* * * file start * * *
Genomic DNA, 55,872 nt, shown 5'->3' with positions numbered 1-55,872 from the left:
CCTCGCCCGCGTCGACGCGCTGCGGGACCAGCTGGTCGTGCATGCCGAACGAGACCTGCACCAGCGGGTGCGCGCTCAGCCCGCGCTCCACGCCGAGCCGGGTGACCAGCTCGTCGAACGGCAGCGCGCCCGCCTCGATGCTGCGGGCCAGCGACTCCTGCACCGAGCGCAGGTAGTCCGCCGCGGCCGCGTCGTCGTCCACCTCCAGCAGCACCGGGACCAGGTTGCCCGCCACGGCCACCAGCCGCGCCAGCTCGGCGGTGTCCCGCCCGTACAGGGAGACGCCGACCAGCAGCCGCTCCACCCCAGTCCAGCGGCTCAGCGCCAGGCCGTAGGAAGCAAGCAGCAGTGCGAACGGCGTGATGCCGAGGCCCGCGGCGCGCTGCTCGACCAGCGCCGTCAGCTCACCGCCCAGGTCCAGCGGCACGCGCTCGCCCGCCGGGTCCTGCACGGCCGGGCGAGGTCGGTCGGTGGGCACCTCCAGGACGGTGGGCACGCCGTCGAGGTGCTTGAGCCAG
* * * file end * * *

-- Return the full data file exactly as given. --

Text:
Genomic DNA, 55,872 nt, shown 5'->3' with positions numbered 1-55,872 from the left:
CCTCGCCCGCGTCGACGCGCTGCGGGACCAGCTGGTCGTGCATGCCGAACGAGACCTGCACCAGCGGGTGCGCGCTCAGCCCGCGCTCCACGCCGAGCCGGGTGACCAGCTCGTCGAACGGCAGCGCGCCCGCCTCGATGCTGCGGGCCAGCGACTCCTGCACCGAGCGCAGGTAGTCCGCCGCGGCCGCGTCGTCGTCCACCTCCAGCAGCACCGGGACCAGGTTGCCCGCCACGGCCACCAGCCGCGCCAGCTCGGCGGTGTCCCGCCCGTACAGGGAGACGCCGACCAGCAGCCGCTCCACCCCAGTCCAGCGGCTCAGCGCCAGGCCGTAGGAAGCAAGCAGCAGTGCGAACGGCGTGATGCCGAGGCCCGCGGCGCGCTGCTCGACCAGCGCCGTCAGCTCACCGCCCAGGTCCAGCGGCACGCGCTCGCCCGCCGGGTCCTGCACGGCCGGGCGAGGTCGGTCGGTGGGCACCTCCAGGACGGTGGGCACGCCGTCGAGGTGCTTGAGCCAG